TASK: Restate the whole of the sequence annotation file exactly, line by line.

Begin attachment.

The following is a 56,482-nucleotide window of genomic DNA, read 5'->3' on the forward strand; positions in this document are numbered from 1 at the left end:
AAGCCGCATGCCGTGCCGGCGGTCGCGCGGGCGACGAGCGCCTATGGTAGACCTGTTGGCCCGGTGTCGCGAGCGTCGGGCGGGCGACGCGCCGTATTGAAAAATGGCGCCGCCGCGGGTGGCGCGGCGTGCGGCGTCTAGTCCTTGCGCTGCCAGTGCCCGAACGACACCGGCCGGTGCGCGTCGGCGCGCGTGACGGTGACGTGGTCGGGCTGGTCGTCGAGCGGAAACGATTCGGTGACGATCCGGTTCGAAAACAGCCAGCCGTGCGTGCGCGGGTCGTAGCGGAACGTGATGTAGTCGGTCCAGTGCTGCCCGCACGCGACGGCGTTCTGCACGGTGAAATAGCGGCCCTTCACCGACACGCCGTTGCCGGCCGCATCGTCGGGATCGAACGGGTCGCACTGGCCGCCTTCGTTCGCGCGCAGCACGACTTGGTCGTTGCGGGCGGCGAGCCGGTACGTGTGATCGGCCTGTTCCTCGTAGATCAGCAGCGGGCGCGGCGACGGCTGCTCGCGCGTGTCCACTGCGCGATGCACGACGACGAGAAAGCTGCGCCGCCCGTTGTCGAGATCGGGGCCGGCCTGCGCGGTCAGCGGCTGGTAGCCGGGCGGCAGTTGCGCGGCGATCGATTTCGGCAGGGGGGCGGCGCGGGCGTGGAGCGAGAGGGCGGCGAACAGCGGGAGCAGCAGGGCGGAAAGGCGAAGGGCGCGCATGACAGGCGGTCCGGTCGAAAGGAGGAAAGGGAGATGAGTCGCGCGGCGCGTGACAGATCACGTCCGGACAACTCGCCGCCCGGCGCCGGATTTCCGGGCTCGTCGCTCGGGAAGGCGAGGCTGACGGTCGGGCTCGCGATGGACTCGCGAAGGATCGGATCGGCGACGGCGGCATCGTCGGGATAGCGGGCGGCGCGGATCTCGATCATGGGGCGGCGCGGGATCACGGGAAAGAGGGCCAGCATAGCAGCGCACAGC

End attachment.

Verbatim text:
The following is a 56,482-nucleotide window of genomic DNA, read 5'->3' on the forward strand; positions in this document are numbered from 1 at the left end:
AAGCCGCATGCCGTGCCGGCGGTCGCGCGGGCGACGAGCGCCTATGGTAGACCTGTTGGCCCGGTGTCGCGAGCGTCGGGCGGGCGACGCGCCGTATTGAAAAATGGCGCCGCCGCGGGTGGCGCGGCGTGCGGCGTCTAGTCCTTGCGCTGCCAGTGCCCGAACGACACCGGCCGGTGCGCGTCGGCGCGCGTGACGGTGACGTGGTCGGGCTGGTCGTCGAGCGGAAACGATTCGGTGACGATCCGGTTCGAAAACAGCCAGCCGTGCGTGCGCGGGTCGTAGCGGAACGTGATGTAGTCGGTCCAGTGCTGCCCGCACGCGACGGCGTTCTGCACGGTGAAATAGCGGCCCTTCACCGACACGCCGTTGCCGGCCGCATCGTCGGGATCGAACGGGTCGCACTGGCCGCCTTCGTTCGCGCGCAGCACGACTTGGTCGTTGCGGGCGGCGAGCCGGTACGTGTGATCGGCCTGTTCCTCGTAGATCAGCAGCGGGCGCGGCGACGGCTGCTCGCGCGTGTCCACTGCGCGATGCACGACGACGAGAAAGCTGCGCCGCCCGTTGTCGAGATCGGGGCCGGCCTGCGCGGTCAGCGGCTGGTAGCCGGGCGGCAGTTGCGCGGCGATCGATTTCGGCAGGGGGGCGGCGCGGGCGTGGAGCGAGAGGGCGGCGAACAGCGGGAGCAGCAGGGCGGAAAGGCGAAGGGCGCGCATGACAGGCGGTCCGGTCGAAAGGAGGAAAGGGAGATGAGTCGCGCGGCGCGTGACAGATCACGTCCGGACAACTCGCCGCCCGGCGCCGGATTTCCGGGCTCGTCGCTCGGGAAGGCGAGGCTGACGGTCGGGCTCGCGATGGACTCGCGAAGGATCGGATCGGCGACGGCGGCATCGTCGGGATAGCGGGCGGCGCGGATCTCGATCATGGGGCGGCGCGGGATCACGGGAAAGAGGGCCAGCATAGCAGCGCACAGC